Aside from the breathtaking views and pectoral discomfort from bumps along the road, I found the history fascinating, albeit mostly from a head set and little box that would rival a medieval iPod. Our jubilant tour guide would hop out on occasion to give more detail about how the Miwok Indians once used this island for fishing and hunting. The occasional stops also gave tourists another chance to snap photos of what I consider one of the most beautiful places on earth- San Francisco and its surrounding area. As we neared the end of the tour, I was searching hard for the place I grew up over in the Hayward hills… As I squinted to see if I could make out the shoreline, the damn tram hit a big dip, which with my great abundance up top just about knocked me out! I was sure there were several stretch marks added during that painful jaunt!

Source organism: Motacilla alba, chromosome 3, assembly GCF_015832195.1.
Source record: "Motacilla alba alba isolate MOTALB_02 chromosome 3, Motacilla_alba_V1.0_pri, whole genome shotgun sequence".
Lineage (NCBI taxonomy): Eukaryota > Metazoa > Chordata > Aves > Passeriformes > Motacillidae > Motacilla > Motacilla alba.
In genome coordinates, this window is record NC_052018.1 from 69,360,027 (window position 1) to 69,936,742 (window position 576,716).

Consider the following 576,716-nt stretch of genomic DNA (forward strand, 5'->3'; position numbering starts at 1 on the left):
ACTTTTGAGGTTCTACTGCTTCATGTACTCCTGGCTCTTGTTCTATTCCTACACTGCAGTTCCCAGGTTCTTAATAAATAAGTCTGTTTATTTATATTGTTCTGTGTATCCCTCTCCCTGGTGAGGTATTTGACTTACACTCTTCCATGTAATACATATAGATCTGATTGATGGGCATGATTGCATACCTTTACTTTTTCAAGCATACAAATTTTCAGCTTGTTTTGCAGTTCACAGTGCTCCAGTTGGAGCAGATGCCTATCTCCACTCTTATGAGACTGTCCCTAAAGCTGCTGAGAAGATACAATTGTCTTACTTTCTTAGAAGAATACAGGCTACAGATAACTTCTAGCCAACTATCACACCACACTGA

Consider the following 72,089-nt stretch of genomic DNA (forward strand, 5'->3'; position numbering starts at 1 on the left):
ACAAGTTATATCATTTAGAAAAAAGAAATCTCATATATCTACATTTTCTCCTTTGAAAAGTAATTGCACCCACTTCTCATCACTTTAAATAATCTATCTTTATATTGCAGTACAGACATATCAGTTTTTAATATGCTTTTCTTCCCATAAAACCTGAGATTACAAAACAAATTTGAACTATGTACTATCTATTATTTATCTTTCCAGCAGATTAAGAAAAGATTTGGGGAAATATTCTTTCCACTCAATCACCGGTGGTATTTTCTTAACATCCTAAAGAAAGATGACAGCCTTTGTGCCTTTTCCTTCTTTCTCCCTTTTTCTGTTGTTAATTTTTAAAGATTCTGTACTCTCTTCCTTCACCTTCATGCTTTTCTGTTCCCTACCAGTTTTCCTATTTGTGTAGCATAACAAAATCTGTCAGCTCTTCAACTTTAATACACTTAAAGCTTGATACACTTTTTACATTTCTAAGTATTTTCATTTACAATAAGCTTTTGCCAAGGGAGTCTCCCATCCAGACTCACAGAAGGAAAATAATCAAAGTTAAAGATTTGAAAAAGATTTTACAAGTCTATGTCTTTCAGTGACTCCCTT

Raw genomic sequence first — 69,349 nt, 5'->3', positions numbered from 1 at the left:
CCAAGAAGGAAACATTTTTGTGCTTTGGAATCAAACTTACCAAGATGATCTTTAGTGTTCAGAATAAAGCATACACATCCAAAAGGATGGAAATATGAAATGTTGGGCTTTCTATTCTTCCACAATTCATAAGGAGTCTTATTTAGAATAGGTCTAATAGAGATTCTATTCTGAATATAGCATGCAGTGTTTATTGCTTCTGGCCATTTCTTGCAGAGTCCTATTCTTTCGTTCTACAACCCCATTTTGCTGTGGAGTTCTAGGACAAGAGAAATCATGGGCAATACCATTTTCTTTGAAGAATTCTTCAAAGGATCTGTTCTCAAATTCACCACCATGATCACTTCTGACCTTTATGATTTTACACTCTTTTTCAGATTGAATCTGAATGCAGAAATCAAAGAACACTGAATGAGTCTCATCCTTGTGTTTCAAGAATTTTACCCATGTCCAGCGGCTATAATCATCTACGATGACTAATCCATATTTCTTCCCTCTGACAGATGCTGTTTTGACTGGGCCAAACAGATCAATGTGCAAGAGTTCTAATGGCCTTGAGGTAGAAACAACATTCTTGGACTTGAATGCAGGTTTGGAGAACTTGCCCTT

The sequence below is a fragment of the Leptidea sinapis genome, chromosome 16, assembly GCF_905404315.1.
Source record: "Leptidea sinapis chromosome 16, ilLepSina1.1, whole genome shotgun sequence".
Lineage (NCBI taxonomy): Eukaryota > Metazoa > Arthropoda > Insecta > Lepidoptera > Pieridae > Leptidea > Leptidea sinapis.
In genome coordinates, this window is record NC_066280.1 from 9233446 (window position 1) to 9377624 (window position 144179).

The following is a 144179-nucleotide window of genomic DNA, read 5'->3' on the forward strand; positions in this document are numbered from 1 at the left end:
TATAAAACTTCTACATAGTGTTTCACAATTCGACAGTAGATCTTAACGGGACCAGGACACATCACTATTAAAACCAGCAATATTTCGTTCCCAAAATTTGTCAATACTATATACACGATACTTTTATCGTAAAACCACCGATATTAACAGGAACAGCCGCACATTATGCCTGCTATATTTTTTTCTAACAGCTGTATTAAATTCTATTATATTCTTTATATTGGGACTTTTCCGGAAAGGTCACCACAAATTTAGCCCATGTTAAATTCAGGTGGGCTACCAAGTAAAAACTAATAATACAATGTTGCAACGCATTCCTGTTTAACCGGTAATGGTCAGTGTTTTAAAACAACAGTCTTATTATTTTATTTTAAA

Speaking of stretching… if you want to stretch your mind and particularly if you are a history buff, there is enough information to quench your thirst. I was surprised to learn details about Immigration Station, known as the “Ellis Island of the West,” that I never knew about! Within the Immigration Service it was known as The Guardian of the Western Gate. Beginning with the Chinese Exclusion Act of 1882, a series of restrictive laws prohibited the immigration of certain nationalities and social classes of Asians. Although all Asians were affected, the greatest impact was on the Chinese. Because Immigration Station was being remodeled during my visit, I was only able to see the barracks from a distance and view photos and informational plaques at the Visitor’s Center. What stood out for me were the photos of poetry etched into the barracks when some Chinese were detained for up to two years on Angel Island.